In a few weeks it will be ten years since Jorge Rojas first showed his art in Salt Lake City, bringing him to 15 Bytes’ attention and eventual inclusion in Utah’s 15. Since then, as one of the foremost arts activists in Utah, he has alternated between showing his works and performances, curating, teaching, and administration. Through the years, the things he has brought to the public have had one quality in common: they are transparently accessible. A typewriter in a block of wax is immediately recognizable for what it is, as is a brace of masked wrestlers battling on the sides of Good and Evil. He may not telegraph his reasons for showing his audience how to fry tortillas, but it will always be clear exactly what he is doing. There’s a reason for this, which has to do with his conviction that art, like Lincoln’s government, should be of, by and for the people.
A case in point is the “Corn Mandala” currently on display in the Projects Gallery at UMOCA. Visitors may well already be familiar with one or more types of mandala, which in general are sophisticated, highly technical tools for meditation and spiritual exercise. The so-called sand mandala, though, replaces elaborate exposition with a simple pair of actions. In the first, the mandala is created on the ground with colored sand or some similar material. It is then available for visitation and contemplation for a period of time, after which it is ritually destroyed, often simply swept up with a broom. It is this type of Mandala that Rojas has created, drawn on the gallery floor with four colors of corn kernels. Four is macroscopically correct, but it quickly becomes apparent that the kernels reflect different shades depending on how they landed, so that each colored shape presents an over-all dappled or sparkling appearance.
A close examination of the Corn Mandala, or Flower of Life, will reveal it to be astonishingly precise in its execution. The lozenges aren’t just vague or approximate forms: they appear to be so precise they might have been cut with a knife. This is what makes the Mandala suitable to be compared to, and rendered as, a prayer. The focus and meticulous care maintained in its making — “the best I have to offer” — will be symbolically underscored by its later destruction.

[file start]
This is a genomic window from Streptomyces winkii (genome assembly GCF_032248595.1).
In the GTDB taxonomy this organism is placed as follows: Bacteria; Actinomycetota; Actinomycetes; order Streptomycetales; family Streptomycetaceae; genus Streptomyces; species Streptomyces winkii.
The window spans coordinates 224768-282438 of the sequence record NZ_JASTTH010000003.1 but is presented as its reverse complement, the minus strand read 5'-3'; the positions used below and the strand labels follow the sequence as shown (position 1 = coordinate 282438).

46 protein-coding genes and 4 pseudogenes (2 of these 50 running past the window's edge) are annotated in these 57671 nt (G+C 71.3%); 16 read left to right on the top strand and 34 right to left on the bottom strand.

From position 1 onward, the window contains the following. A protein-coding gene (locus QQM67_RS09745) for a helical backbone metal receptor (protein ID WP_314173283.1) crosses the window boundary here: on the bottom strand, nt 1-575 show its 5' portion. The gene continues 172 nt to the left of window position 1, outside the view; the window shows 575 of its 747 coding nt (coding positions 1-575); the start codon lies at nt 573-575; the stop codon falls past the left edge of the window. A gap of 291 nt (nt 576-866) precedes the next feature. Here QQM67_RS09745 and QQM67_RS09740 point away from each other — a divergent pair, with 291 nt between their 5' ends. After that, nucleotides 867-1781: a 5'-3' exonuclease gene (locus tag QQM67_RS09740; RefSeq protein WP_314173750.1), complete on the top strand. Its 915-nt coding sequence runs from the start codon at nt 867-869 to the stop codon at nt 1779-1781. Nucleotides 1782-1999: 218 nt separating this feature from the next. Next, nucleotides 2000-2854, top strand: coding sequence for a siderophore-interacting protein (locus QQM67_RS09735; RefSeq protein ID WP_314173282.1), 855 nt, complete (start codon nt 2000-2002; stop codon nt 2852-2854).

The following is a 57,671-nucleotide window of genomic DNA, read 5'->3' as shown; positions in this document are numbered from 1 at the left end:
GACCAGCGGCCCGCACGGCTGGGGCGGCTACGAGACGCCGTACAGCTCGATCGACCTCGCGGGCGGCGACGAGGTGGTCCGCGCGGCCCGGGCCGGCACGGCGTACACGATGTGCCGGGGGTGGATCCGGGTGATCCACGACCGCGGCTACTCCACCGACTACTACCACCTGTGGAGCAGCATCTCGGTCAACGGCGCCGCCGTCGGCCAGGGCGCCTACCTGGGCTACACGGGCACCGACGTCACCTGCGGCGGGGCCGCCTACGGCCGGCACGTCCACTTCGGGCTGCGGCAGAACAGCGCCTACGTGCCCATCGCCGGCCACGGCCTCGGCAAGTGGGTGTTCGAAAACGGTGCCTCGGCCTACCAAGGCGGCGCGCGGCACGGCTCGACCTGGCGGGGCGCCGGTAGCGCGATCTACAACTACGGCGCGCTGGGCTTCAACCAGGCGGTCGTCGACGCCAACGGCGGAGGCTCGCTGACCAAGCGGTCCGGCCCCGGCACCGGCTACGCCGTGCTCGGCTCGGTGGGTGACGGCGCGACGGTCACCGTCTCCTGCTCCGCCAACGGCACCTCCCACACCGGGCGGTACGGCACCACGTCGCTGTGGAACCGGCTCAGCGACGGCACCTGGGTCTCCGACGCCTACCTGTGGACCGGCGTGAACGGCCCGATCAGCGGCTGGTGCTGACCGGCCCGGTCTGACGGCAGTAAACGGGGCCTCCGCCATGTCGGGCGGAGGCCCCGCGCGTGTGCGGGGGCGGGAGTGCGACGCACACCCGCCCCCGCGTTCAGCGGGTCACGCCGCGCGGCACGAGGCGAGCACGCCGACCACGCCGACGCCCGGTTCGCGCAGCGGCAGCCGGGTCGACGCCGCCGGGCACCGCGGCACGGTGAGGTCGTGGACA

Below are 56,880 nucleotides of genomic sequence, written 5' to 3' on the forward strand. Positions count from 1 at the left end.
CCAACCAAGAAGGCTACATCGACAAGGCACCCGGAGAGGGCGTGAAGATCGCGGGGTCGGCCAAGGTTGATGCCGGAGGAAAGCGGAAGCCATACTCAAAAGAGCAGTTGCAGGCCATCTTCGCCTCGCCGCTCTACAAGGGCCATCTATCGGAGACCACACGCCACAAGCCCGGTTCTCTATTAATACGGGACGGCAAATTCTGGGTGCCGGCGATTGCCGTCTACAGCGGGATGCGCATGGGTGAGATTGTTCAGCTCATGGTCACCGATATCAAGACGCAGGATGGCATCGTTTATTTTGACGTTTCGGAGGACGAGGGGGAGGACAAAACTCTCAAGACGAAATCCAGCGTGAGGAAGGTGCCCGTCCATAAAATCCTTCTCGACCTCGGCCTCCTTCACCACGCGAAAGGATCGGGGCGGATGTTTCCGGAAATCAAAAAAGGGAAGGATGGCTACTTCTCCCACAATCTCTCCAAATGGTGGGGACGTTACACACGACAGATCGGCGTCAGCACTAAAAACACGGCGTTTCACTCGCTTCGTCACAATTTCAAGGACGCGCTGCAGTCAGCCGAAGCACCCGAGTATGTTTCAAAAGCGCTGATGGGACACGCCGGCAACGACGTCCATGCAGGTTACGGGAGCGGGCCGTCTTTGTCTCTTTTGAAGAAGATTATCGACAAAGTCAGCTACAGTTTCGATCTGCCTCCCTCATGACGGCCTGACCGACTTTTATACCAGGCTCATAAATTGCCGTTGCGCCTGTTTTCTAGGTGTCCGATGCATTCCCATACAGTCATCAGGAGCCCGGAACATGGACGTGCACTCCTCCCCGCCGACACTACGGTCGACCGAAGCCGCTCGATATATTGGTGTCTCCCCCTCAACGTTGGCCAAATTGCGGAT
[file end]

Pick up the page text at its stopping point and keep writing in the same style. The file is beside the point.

While the Corn Mandala, like all of Jorge Rojas’ works of art, is precisely what it appears to be, what then does it stand for? In fact, according to the artist’s statement, it’s one of a series of works in which he explores and calls attention to the importance of maize, or corn, to the indigenous peoples of the Americas. This isn’t hard to grasp: corn today is grown for everything from raw animal feed to highly refined elements like sugars and biofuels. As such, it’s largely taken for granted. So the Flower of Life is a step backwards, towards a time when people appreciated its importance and even saw it as an essential, precious gift from the gods. As for the artist’s process, again: modern life is full of machine-made products that are cheap, plentiful and disposable. By taking the long spell of time to produce it, Rojas hopes to call the viewer’s attention to the vastness of all time, and by contrast the short portion of that in each human life. Like all art, it asks audience members to slow down, pay attention, and focus on something real, something as fragile as seeds waiting to be swept away.
Jorge Rojas: Corn Mandala: Flower of Life, Utah Museum of Contemporary Art, Salt Lake City.
Geoff Wichert has degrees in critical writing and creative nonfiction. He writes about art to settle the arguments going on in his head.